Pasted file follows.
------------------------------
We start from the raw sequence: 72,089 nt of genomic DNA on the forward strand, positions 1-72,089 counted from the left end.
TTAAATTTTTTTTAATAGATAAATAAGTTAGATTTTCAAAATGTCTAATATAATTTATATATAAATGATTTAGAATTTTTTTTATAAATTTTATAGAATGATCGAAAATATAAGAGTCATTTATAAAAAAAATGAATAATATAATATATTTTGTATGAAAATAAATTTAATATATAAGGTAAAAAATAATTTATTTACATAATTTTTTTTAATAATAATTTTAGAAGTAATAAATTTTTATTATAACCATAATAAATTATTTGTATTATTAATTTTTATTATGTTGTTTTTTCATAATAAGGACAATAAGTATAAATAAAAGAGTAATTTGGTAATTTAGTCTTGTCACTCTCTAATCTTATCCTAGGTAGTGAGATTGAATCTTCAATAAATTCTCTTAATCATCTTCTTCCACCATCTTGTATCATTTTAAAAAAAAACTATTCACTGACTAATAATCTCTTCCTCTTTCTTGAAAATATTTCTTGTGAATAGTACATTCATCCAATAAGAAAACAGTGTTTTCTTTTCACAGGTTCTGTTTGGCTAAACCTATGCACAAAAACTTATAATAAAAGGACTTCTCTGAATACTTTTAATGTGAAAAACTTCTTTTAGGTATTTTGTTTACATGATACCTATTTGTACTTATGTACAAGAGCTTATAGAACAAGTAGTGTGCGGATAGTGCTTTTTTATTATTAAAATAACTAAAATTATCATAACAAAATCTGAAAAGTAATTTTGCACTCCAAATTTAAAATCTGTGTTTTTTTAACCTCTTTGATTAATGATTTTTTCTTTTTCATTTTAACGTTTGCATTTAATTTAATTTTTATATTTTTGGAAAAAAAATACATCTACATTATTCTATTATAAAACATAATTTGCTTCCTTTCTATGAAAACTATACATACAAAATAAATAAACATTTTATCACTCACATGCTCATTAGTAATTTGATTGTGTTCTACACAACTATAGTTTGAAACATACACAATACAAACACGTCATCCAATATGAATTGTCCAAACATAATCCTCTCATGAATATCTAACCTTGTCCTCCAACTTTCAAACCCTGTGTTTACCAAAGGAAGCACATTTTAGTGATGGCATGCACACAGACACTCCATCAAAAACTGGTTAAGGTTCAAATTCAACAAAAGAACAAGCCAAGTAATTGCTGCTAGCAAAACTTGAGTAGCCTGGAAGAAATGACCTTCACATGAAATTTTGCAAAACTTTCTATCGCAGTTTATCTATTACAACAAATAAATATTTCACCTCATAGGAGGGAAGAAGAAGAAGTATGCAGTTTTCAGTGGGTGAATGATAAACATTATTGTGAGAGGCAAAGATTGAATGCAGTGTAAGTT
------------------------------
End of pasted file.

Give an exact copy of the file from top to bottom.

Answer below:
We start from the raw sequence: 72,089 nt of genomic DNA on the forward strand, positions 1-72,089 counted from the left end.
TTAAATTTTTTTTAATAGATAAATAAGTTAGATTTTCAAAATGTCTAATATAATTTATATATAAATGATTTAGAATTTTTTTTATAAATTTTATAGAATGATCGAAAATATAAGAGTCATTTATAAAAAAAATGAATAATATAATATATTTTGTATGAAAATAAATTTAATATATAAGGTAAAAAATAATTTATTTACATAATTTTTTTTAATAATAATTTTAGAAGTAATAAATTTTTATTATAACCATAATAAATTATTTGTATTATTAATTTTTATTATGTTGTTTTTTCATAATAAGGACAATAAGTATAAATAAAAGAGTAATTTGGTAATTTAGTCTTGTCACTCTCTAATCTTATCCTAGGTAGTGAGATTGAATCTTCAATAAATTCTCTTAATCATCTTCTTCCACCATCTTGTATCATTTTAAAAAAAAACTATTCACTGACTAATAATCTCTTCCTCTTTCTTGAAAATATTTCTTGTGAATAGTACATTCATCCAATAAGAAAACAGTGTTTTCTTTTCACAGGTTCTGTTTGGCTAAACCTATGCACAAAAACTTATAATAAAAGGACTTCTCTGAATACTTTTAATGTGAAAAACTTCTTTTAGGTATTTTGTTTACATGATACCTATTTGTACTTATGTACAAGAGCTTATAGAACAAGTAGTGTGCGGATAGTGCTTTTTTATTATTAAAATAACTAAAATTATCATAACAAAATCTGAAAAGTAATTTTGCACTCCAAATTTAAAATCTGTGTTTTTTTAACCTCTTTGATTAATGATTTTTTCTTTTTCATTTTAACGTTTGCATTTAATTTAATTTTTATATTTTTGGAAAAAAAATACATCTACATTATTCTATTATAAAACATAATTTGCTTCCTTTCTATGAAAACTATACATACAAAATAAATAAACATTTTATCACTCACATGCTCATTAGTAATTTGATTGTGTTCTACACAACTATAGTTTGAAACATACACAATACAAACACGTCATCCAATATGAATTGTCCAAACATAATCCTCTCATGAATATCTAACCTTGTCCTCCAACTTTCAAACCCTGTGTTTACCAAAGGAAGCACATTTTAGTGATGGCATGCACACAGACACTCCATCAAAAACTGGTTAAGGTTCAAATTCAACAAAAGAACAAGCCAAGTAATTGCTGCTAGCAAAACTTGAGTAGCCTGGAAGAAATGACCTTCACATGAAATTTTGCAAAACTTTCTATCGCAGTTTATCTATTACAACAAATAAATATTTCACCTCATAGGAGGGAAGAAGAAGAAGTATGCAGTTTTCAGTGGGTGAATGATAAACATTATTGTGAGAGGCAAAGATTGAATGCAGTGTAAGTT